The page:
A Roth IRA, in contrast to a traditional IRA or 401(k) plan, does not provide a current tax deduction. After-tax dollars are contributed to a Roth, so when withdrawals are made for retirement (after age 591/2), they will generally not be taxable. Since these accounts are funded with after-tax dollars, you are allowed to pull out the money you contributed at any time without penalty or income taxes. The exception is that the withdrawal of any gains before age 591/2 will likely result in a withdrawal penalty of 10%.
Roth IRAs can serve multiple purposes, including saving for retirement, purchasing a home, or an emergency fund for unexpected or unforeseen expenses. Of course, these funds should be used as a last resort, but life can be unpredictable, so it can be important to have access to funds that will not result in any additional penalties or taxes.
The above benefits — coupled with the fact that you are likely making less than what you will later in your career, meaning that you’d pay taxes at a lower rate — make this the best time for you to take advantage of a Roth. The loss of deductible contributions is less painful when you are in a low tax bracket, especially in comparison to later in your career.
If you meet certain income thresholds, you can contribute to a Roth IRA: If you are single and make under $120,000 ($189,000 for those married and filing jointly), you can contribute up to the maximum amount, which is $5,500 this year.
3. Fund an Emergency Plan for Unexpected Expenses
Withdrawing from a Roth should only be done as a last resort, so it is important to build up an emergency fund as well — especially if you have funds left over after contributing to a Roth.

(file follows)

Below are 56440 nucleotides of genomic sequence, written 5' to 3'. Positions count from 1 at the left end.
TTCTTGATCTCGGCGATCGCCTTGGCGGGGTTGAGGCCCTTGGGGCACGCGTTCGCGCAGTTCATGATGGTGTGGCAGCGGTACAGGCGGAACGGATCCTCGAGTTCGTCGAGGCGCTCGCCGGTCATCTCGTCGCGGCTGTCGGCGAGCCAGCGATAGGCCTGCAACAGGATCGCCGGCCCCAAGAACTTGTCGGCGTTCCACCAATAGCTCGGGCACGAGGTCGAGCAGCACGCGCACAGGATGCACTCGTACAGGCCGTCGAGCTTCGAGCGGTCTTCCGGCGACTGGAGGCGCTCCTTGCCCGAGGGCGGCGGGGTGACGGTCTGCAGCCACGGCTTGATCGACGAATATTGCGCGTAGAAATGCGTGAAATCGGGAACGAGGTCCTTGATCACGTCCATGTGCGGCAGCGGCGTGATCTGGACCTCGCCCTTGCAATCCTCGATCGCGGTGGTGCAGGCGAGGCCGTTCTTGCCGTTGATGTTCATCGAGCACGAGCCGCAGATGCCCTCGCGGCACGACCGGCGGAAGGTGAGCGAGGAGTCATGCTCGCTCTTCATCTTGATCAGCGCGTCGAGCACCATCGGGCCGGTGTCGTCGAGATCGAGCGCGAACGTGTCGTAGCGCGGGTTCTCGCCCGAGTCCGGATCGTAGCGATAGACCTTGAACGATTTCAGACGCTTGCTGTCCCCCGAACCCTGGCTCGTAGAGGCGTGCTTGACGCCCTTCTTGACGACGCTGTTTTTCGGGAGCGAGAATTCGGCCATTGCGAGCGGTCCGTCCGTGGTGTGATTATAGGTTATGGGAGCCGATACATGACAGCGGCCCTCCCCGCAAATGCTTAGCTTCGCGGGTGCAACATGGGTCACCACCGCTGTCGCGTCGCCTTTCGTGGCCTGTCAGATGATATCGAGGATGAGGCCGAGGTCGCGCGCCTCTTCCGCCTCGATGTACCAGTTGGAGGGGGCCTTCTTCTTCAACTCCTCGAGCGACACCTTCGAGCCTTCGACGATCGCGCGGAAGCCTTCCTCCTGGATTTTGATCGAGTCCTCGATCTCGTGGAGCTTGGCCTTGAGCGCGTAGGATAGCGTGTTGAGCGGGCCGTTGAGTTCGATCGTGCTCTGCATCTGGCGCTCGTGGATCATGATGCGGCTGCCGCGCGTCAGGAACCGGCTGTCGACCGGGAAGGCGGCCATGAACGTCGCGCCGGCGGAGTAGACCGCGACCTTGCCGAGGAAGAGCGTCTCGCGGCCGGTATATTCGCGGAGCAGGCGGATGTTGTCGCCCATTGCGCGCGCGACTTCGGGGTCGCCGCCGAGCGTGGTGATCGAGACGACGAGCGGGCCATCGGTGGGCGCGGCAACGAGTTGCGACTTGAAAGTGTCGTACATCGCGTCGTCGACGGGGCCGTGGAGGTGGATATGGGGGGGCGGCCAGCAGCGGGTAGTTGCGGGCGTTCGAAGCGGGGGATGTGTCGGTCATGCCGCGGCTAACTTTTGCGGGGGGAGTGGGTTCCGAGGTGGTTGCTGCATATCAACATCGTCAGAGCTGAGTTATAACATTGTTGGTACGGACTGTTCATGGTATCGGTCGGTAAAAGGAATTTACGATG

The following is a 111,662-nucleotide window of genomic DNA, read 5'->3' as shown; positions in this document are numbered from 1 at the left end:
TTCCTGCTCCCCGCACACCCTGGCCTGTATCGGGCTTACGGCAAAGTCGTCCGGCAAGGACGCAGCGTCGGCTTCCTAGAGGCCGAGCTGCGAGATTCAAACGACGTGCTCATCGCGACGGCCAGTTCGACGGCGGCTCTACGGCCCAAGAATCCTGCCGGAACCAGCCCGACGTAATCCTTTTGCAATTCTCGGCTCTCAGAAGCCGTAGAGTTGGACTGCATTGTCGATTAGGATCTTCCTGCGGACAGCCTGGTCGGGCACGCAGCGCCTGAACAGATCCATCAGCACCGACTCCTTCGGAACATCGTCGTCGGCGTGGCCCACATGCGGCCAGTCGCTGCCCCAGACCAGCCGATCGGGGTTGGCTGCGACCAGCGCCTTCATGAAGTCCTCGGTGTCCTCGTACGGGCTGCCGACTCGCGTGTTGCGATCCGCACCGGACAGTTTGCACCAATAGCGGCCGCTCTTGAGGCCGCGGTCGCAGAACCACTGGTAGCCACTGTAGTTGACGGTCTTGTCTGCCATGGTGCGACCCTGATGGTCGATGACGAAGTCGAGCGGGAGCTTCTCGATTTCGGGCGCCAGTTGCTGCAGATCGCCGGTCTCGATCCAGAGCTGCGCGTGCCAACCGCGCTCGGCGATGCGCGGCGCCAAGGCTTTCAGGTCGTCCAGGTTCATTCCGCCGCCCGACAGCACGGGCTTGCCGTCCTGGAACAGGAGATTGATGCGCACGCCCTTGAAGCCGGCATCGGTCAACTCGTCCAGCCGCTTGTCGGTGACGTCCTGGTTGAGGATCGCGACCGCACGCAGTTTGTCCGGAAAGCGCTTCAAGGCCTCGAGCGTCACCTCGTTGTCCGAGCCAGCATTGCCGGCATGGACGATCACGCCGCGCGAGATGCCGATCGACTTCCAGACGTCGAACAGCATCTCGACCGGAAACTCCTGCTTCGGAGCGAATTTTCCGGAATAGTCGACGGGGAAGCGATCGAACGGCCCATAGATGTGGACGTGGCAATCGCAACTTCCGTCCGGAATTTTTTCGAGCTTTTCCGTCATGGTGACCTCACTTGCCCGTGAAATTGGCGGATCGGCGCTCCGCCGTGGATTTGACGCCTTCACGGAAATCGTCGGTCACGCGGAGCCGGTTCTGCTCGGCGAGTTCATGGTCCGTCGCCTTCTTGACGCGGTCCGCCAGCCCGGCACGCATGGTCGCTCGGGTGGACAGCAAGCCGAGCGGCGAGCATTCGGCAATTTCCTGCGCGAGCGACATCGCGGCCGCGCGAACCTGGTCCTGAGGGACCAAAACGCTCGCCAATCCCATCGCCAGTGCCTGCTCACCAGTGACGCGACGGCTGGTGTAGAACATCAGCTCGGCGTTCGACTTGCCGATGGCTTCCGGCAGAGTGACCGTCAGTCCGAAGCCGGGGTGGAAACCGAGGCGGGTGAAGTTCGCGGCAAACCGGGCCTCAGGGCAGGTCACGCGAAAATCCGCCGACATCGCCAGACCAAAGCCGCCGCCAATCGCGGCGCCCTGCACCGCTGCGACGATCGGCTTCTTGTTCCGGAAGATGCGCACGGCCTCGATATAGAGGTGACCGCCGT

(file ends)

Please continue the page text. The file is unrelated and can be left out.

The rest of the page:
An emergency fund is cash, or something else that is easily accessible, set aside to fund an unforeseen event, such as car repairs, travel due to family emergencies, health issues, etc. These funds should be available to use in these unforeseen events so that you can maintain your lifestyle without getting into debt. Without setting money aside, many will have to use high-interest credit cards or other unfavorable means to fund these events. This could very easily result in a having debt that will be difficult to pay off.
The general recommendation in the planning community is to save at least three months of expenses and if possible up to six months. Start small, with the goal to have an emergency fund of $500 to $1,000 first. Try saving $25 per paycheck until you reach the saving goal. As your income improves, try to have a fund that can support a month of expenses.
4. Finally, Focus on Building Your Net Worth
If you still have money to save, you will likely be better served in growing your net worth by investing these funds in either a taxable investment portfolio (outside of retirement accounts) or assets such as real estate.
Investing in the stock market is still the most affordable and easiest means, especially given online brokerage sites, for you to obtain capital appreciation that will help you grow your wealth. This is especially true given the power of compounding growth, which is illustrated by the chart below showing the growth of a $100 investment.
Growth of $100 Growing At:*
|Year|5% |10% |15% |20% |
|1 |$100|$100 |$100 |$100 |
|5 |$128|$161 |$201 |$249 |
|10 |$163|$259 |$405 |$619 |
|15 |$208|$418 |$814 |$1,541|
*From The Motley Fool
Building your net worth should be your focus over just saving for retirement, because of the variety of life events still to come: buying a home, getting married, possible college or higher education, planning for future children, etc. Many other possible significant events will occur before you retire, so you need to plan accordingly. As your net worth grows, it will provide you more financial flexibility and when the time comes, can result in having enough funds for retirement.
The above is meant to be a general guideline and does not necessarily need to be followed in the exact order. But hopefully, it can help you build a game plan to help you grow your wealth, fund other future life events, avoid debt and ultimately provide enough funds for a happy and sustainable retirement.
(Article written by Daniel Fan)